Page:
Regional Housing Legal Services
Shriver Center on Poverty Law
Sonoma Valley Collaborative
Texas Appleseed
The Public Interest Law Project
Three Rivers Legal Services, Inc.
334 East 92nd Street Tenant Association
Washington Lawyers’ Committee for Civil Rights and Urban Affairs
Western Center on Law & Poverty
William E. Morris Institute for Justice

[1] For example, CFPB’s tenant complaint system could be a source of data with regard to abusive tenant practices impacting protected class members, such as the use of application fees to steer protected class members or the identification of tenant screening companies that engage in discriminatory practices to avoid using or recommending their services. HHS can provide data on people with disabilities who are transitioning from institutions to community living and help jurisdictions identify where the need for action might be the greatest.

[2] See, e.g., HUD’s voluntary compliance agreement with the City of Los Angeles,  https://www.hud.gov/sites/dfiles/Main/documents/HUD-City-of-Los-Angeles-VCA.pdf; see generally, https://www.hud.gov/program_offices/fair_housing_equal_opp/physical_accessibility.

[3] The Fair Housing Accessibility Guidelines, March 6, 1999, found at 24 C.F.R. Part 100, and Appendix II to the Fair Housing regulations (24 C.F.R. Ch. I, Subch. A, App. II). The preamble to the guidelines is at Appendix III to the Fair Housing regulations (24 C.F.R. Ch. I, Subch. A, App. III); see https://www.hud.gov/sites/dfiles/FHEO/documents/1991FH%20Accessibility%20Guidelines.pdf; 24 C.F.R. § 100.205; The Supplement to Notice of Fair Housing Accessibility Guidelines: Questions and Answers About the Guidelines, June 28, 1994, at Appendix IV to the Fair Housing regulations (24 C.F.R. Ch.I., Subch. A, App. IV); The Fair Housing Act Design Manual: A Manual to Assist Designers and Builders in Meeting the Accessibility Requirements of The Fair Housing Act, https://www.huduser.gov/portal/publications/destech/fairhousing.html (Feb. 25, 2008); and The Joint Statement of the Department of Housing and Urban Development and the Department of Justice on Accessibility (Design and Construction) Requirements for Covered Multifamily Dwellings under the Fair Housing Act, https://www.hud.gov/sites/documents/JOINTSTATEMENT.PDF.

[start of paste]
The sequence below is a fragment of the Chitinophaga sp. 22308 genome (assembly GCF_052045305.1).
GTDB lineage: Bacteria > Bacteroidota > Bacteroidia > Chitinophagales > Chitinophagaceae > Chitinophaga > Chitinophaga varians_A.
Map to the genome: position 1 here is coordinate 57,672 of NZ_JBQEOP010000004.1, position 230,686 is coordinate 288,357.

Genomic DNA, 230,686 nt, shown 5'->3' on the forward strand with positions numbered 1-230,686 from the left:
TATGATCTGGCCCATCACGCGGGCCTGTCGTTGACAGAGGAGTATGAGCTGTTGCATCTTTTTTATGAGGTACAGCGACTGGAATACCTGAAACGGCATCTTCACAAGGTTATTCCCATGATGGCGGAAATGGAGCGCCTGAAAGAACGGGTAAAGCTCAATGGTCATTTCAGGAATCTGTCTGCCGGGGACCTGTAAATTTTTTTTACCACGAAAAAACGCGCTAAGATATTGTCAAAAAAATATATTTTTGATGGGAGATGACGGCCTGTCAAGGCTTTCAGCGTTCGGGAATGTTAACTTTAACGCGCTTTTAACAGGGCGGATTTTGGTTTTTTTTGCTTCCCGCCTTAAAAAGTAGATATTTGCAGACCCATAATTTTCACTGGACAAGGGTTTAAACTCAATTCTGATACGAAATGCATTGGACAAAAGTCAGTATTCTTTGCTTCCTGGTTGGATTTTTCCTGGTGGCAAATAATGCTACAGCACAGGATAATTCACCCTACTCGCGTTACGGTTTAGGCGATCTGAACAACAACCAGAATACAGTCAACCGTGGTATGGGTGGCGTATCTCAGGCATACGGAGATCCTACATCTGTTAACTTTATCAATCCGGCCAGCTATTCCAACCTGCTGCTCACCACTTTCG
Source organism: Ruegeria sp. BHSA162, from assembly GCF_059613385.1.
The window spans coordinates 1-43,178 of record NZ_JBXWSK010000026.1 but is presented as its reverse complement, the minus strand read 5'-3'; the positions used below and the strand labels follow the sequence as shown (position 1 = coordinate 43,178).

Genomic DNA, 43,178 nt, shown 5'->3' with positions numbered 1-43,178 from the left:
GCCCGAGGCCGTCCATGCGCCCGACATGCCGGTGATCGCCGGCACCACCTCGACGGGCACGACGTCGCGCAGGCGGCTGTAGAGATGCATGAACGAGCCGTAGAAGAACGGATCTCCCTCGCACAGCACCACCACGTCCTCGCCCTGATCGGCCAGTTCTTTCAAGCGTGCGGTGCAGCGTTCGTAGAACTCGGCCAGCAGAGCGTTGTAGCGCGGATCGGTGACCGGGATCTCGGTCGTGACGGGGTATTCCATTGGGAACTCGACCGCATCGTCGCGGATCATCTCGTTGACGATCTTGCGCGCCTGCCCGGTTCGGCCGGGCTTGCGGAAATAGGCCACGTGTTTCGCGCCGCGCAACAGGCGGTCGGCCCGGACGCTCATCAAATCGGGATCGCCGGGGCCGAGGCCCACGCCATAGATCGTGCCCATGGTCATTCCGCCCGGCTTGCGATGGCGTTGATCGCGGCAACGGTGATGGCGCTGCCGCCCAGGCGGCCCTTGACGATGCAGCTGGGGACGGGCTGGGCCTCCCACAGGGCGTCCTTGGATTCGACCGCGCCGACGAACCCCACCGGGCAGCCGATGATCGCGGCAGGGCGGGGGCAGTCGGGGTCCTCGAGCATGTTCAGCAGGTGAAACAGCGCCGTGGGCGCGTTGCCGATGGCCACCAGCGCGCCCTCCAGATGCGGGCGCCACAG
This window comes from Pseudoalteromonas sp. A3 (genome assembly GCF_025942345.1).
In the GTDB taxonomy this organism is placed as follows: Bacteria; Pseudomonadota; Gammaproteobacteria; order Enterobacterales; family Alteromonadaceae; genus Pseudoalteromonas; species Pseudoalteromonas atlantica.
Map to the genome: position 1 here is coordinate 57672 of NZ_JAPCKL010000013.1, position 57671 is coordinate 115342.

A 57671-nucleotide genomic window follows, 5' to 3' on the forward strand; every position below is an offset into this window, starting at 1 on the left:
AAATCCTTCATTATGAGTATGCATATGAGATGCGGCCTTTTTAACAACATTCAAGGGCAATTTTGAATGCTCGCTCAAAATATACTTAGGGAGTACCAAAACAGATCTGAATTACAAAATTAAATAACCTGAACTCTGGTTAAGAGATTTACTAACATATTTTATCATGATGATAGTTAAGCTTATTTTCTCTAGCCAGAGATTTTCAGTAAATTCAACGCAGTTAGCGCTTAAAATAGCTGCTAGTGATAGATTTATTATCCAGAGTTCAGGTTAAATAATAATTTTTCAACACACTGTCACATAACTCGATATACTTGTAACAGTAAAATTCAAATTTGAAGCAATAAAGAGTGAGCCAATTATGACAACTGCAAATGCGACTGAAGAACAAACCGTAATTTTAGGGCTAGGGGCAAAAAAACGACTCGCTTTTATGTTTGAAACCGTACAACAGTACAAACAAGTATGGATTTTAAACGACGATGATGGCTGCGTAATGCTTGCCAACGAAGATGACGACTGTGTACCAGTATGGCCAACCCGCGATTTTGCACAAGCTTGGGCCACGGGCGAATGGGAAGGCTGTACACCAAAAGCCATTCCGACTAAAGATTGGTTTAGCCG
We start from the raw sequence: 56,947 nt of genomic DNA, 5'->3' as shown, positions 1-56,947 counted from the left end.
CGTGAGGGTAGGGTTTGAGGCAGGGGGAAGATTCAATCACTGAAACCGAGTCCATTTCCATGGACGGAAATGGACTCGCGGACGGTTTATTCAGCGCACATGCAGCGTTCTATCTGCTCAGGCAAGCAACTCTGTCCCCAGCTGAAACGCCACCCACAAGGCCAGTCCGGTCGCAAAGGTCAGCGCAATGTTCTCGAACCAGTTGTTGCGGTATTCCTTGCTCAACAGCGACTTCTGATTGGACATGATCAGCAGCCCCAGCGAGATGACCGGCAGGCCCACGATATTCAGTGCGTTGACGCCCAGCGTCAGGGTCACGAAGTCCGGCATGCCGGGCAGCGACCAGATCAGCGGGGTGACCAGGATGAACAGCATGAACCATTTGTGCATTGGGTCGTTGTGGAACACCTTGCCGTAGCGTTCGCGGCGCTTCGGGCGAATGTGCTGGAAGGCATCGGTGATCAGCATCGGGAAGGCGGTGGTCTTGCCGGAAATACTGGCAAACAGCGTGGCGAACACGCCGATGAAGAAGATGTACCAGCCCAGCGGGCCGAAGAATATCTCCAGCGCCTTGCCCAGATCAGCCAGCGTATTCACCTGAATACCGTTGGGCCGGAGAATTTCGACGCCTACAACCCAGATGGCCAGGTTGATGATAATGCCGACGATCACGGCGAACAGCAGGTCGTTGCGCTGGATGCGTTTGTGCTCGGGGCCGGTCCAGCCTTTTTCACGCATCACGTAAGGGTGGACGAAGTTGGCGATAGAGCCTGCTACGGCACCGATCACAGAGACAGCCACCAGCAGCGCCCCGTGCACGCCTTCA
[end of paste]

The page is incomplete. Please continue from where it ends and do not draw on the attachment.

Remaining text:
[4] 24 C.F.R. Part 8, including 24 C.F.R. § 8.22 (requirements for minimum percentages of fully accessible Mobility and Hearing/Vision Units) and § 8.32 (Accessibility Standards) and the Uniform Federal Accessibility Standards (UFAS) found at 24 C.F.R. Part 40, Appendix A, and 24 C.F.R. §§ 40.4 and 40.7 (Standards/Availability of Accessibility Standards).

[5] 28 C.F.R.  § 35.151 and 36 C.F.R. § 1191, and Appendices B and D.  In particular, the 2010 Standards include 28 C.F.R  § 35.151 + 2004 ADAAG Standards; 2010 ADA Standards for Accessible Design, https://www.ada.gov/2010ADAstandards_index.htm; DOJ Guidance on the 2010 ADA Standards for Accessible Design, https://www.ada.gov/regs2010/2010ADAStandards/Guidance2010ADAstandards.htm.

[6] The HUD Deeming Memo (HUD’s modified version of the 2010 ADA Standards for Accessible Design, HUD-2014-0042-0001, 79 Fed. Reg. 29671 (May 23, 2014).

[7] See Reyes v. Waples Mobile Home Park Ltd. Pship, 903 F.3d 415 (4th Cir. 2018), cert. denied, 139 S. Ct. 2026 (2019) (currently on appeal to the United States Court of Appeals for the 4th Circuit, following remand to United States District Court for the Eastern District of Virginia.)

[8] HUD, Office of General Counsel Guidance on Fair Housing Protections for Persons with Limited English Proficiency (Sept. 15, 2016), https://www.hud.gov/sites/documents/LEPMEMO091516.PDF.

[9] See Nina Narahari, Sydney Pon, Salomé Ragot, Jasmijn Slootjes, Responding to COVID19: Immigrants Face Major Barriers to Accessing Essential Services in the SF Bay Area, A BIMI Policy Report (2020), pp. 4-7, https://bimi.berkeley.edu/sites/default/files/shared/docs/COVID-19%20Immigrants%20Face%20Barriers.pdf.

[10] See Vera, Incarceration Statistics, https://www.vera.org/incarceration-statistics, last accessed on April 10, 2023.

[11] Id.

[12] HUD, Implementation of the Office of General Counsel’s Guidance on Application of Fair Housing Act Standards to the Use of Criminal Records by Providers of Housing and Real Estate-Related Transactions, 1 (June 10, 2022), https://www.hud.gov/sites/dfiles/FHEO/documents/Implementation%20of%20OGC%20Guidance%20on%20Application%20of%20FHA%20Standards%20to%20the%20Use%20of%20Criminal%20Records%20-%20June%2010%202022.pdf.

[13] Lucas Couloute, Nowhere to Go: Homelessness among formerly incarcerated people, August 10, 2018, Prison Policy Institute, https://www.prisonpolicy.org/reports/housing.html, last accessed on March 10, 2023.